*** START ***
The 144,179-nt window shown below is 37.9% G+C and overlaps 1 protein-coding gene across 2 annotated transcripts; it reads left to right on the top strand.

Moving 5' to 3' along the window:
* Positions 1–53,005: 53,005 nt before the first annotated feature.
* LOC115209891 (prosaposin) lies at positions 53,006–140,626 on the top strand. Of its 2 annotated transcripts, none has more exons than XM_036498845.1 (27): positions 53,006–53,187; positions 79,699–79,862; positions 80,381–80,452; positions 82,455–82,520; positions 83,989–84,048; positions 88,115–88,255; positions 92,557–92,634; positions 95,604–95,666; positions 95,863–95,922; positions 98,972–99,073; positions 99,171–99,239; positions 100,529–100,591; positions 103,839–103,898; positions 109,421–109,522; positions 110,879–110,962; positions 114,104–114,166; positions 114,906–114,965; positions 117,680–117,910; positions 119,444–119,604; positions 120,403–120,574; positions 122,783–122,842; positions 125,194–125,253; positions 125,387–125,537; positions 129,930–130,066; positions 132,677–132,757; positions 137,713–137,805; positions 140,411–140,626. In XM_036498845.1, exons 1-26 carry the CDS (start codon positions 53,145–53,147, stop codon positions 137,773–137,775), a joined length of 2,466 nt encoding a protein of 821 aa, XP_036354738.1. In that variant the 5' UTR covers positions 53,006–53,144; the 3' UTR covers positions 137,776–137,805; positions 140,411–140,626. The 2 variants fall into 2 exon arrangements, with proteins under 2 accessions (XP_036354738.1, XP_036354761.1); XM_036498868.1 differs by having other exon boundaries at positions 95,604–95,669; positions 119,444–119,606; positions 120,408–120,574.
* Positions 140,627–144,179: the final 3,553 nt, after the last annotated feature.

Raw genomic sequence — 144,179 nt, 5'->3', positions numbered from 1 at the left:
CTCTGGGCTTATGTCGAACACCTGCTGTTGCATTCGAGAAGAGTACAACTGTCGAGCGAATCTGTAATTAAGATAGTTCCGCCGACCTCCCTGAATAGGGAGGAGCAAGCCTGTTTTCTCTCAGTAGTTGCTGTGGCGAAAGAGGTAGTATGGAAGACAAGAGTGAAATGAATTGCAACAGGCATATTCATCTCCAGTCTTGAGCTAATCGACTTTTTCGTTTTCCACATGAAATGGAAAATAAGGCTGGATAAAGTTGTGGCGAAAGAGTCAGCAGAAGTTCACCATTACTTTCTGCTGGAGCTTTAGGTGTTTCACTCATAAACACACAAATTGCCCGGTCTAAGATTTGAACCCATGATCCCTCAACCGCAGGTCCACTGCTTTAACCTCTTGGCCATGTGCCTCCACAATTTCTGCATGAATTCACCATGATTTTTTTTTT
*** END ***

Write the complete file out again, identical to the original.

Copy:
The 144,179-nt window shown below is 37.9% G+C and overlaps 1 protein-coding gene across 2 annotated transcripts; it reads left to right on the top strand.

Moving 5' to 3' along the window:
* Positions 1–53,005: 53,005 nt before the first annotated feature.
* LOC115209891 (prosaposin) lies at positions 53,006–140,626 on the top strand. Of its 2 annotated transcripts, none has more exons than XM_036498845.1 (27): positions 53,006–53,187; positions 79,699–79,862; positions 80,381–80,452; positions 82,455–82,520; positions 83,989–84,048; positions 88,115–88,255; positions 92,557–92,634; positions 95,604–95,666; positions 95,863–95,922; positions 98,972–99,073; positions 99,171–99,239; positions 100,529–100,591; positions 103,839–103,898; positions 109,421–109,522; positions 110,879–110,962; positions 114,104–114,166; positions 114,906–114,965; positions 117,680–117,910; positions 119,444–119,604; positions 120,403–120,574; positions 122,783–122,842; positions 125,194–125,253; positions 125,387–125,537; positions 129,930–130,066; positions 132,677–132,757; positions 137,713–137,805; positions 140,411–140,626. In XM_036498845.1, exons 1-26 carry the CDS (start codon positions 53,145–53,147, stop codon positions 137,773–137,775), a joined length of 2,466 nt encoding a protein of 821 aa, XP_036354738.1. In that variant the 5' UTR covers positions 53,006–53,144; the 3' UTR covers positions 137,776–137,805; positions 140,411–140,626. The 2 variants fall into 2 exon arrangements, with proteins under 2 accessions (XP_036354738.1, XP_036354761.1); XM_036498868.1 differs by having other exon boundaries at positions 95,604–95,669; positions 119,444–119,606; positions 120,408–120,574.
* Positions 140,627–144,179: the final 3,553 nt, after the last annotated feature.

Raw genomic sequence — 144,179 nt, 5'->3', positions numbered from 1 at the left:
CTCTGGGCTTATGTCGAACACCTGCTGTTGCATTCGAGAAGAGTACAACTGTCGAGCGAATCTGTAATTAAGATAGTTCCGCCGACCTCCCTGAATAGGGAGGAGCAAGCCTGTTTTCTCTCAGTAGTTGCTGTGGCGAAAGAGGTAGTATGGAAGACAAGAGTGAAATGAATTGCAACAGGCATATTCATCTCCAGTCTTGAGCTAATCGACTTTTTCGTTTTCCACATGAAATGGAAAATAAGGCTGGATAAAGTTGTGGCGAAAGAGTCAGCAGAAGTTCACCATTACTTTCTGCTGGAGCTTTAGGTGTTTCACTCATAAACACACAAATTGCCCGGTCTAAGATTTGAACCCATGATCCCTCAACCGCAGGTCCACTGCTTTAACCTCTTGGCCATGTGCCTCCACAATTTCTGCATGAATTCACCATGATTTTTTTTTT